Alongside other pandemic-fueled changes like remote work and flexible scheduling, many are lobbying for remote review of Form I-9 documents to become a lasting practice. U.S. Immigration and Customs Enforcement introduced virtual review as a temporary COVID-19 safety measure, but supporters argue it should be made permanent, citing the measure's simplicity and efficacy.
As the pandemic first spread through the country, ICE announced in March 2020 that it would suspend its requirement that employers review identity and employment authorization documents in employees' physical presence. Instead, employers operating remotely could review new employees' documents remotely and re-inspect them in person once they returned to the office.
ICE has since extended remote review permissions many times, with the most recent extension giving employers the OK to continue the practice through April 2022. Amid the steady stream of extensions, ICE asked employers in October 2021 to comment on their experiences with remote review so it could consider the possibility of permanent flexibilities.
Months prior, the Society for Human Resource Management called on the agency to permanently allow employers to remotely review employee documentation for Form I-9. When asked why the group recommended the shift, SHRM Chief of Staff and Head of Government Affairs Emily M. Dickens suggested the change was overdue.
"Quite frankly, it was time," Dickens said. "Before the COVID-19 pandemic, many SHRM members indicated they would benefit greatly from the availability of virtual I-9 completion."
Dickens noted that employers' I-9 frustrations were "many and well-known." In May 2021, a SHRM member survey revealed widespread dissatisfaction with current I-9 operations. Nearly 80% of those surveyed said compliance with the current I-9 process is "burdensome."
The option to review I-9 documents remotely would alleviate some of this burden and increase compliance, Dickens said. She noted that SHRM expects the government to issue a proposed rule granting virtual I-9 review permanently; a formal Notice of Proposed Rulemaking is slated for June.
Raymond Lahoud, member at Norris McLaughlin, agreed. The comments employers reported to ICE have mostly supported the change, said Lahoud, who chairs his firm's immigration practice. "I don't see why the regulations wouldn't be made permanent," he said. "I foresee remote I-9 operations becoming a permanent fixture."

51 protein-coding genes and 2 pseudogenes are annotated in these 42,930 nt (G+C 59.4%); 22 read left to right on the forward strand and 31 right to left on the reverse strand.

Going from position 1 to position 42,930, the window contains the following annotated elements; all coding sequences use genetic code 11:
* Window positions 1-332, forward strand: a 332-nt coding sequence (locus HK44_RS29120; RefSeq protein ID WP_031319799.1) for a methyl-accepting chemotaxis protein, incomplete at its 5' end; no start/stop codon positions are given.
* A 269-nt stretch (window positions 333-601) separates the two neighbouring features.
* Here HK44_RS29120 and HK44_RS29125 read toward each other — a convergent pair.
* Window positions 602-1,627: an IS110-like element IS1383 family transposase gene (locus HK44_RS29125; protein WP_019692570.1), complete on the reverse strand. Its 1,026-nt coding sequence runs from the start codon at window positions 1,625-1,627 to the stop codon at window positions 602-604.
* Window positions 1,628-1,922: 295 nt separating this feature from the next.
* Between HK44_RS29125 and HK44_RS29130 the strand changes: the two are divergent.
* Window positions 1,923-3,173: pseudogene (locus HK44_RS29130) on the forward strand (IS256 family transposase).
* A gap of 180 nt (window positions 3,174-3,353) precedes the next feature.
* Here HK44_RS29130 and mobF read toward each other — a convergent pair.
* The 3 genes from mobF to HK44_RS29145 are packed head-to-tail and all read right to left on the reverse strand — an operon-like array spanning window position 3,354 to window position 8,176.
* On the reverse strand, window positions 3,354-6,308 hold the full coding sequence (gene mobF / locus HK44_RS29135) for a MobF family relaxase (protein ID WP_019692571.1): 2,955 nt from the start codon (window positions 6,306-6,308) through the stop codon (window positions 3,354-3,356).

Best practices for a remote future
The temporary option for virtual I-9 operations changed the onboarding process for remote employers, Dickens said. Dickens and Lahoud offered several best practices for employers to consider should the virtual option become a lasting choice.
At some time, this information will be audited, so employers must have a good handle on their virtual I-9 processes
Emily M. Dickens
SHRM Chief of Staff and Head of Government Affairs
The permissions allow employers to centralize compliance, both Dickens and Lahoud noted.
They recommended employers designate one person, or one group of people, to head up I-9 document review. Reserving I-9 review for select individuals ensures compliance in two respects: preventing discrimination and ensuring that the reviewer is able to detect false documents. "There shouldn't be dozens of people around the country reviewing the documents," Lahoud said. "Different eyes see different things."
Centralized review saves employers time by taking away work from hiring managers and others involved in onboarding. "It should also reduce costs for companies that rely on third parties to complete I-9s using an authorized representative process," Dickens said.
Employers should invest in gear like cameras to make remote I-9 review as thorough as possible, Dickens said. They'll need to be wary as they shop, however, and "conduct diligence on all vendors and product offerings prior to working with them," Dickens said.
She also noted that companies will need to provide an alternative method of review for employees who are unable to participate in video calls.
Employers must consider how they will store I-9 documents reviewed remotely.
"It has to be incredibly safe and secure," Lahoud said. "It can't be emails back and forth. You have to keep documents central and safe. Keep a repository. Maintain the chain of command."
Lahoud acknowledged some employers may attempt to do paper and electronic I-9s. He recommended against the practice but said employers taking a dual approach should be sure to distinguish which reviews were conducted remotely and which were done the old-fashioned way.
No matter what, focus on compliance
Lahoud and Dickens emphasized the need for employers to be ready for audits. "At some time, this information will be audited, so employers must have a good handle on their virtual I-9 processes to ensure their onboarding processes are compliant," Dickens said.
Lahoud noted that the arrival of the Biden administration brought a decrease in audits, but stressed the need for preparedness anyway.
"People shouldn't let their guard down. You never know who's going to be in office next, who's going to take over a certain department," Lahoud said. "In the end, this has been the law since 1986. Don't ease up on it even if it's a remote process. And even if it's not implemented, employers need to maintain compliance."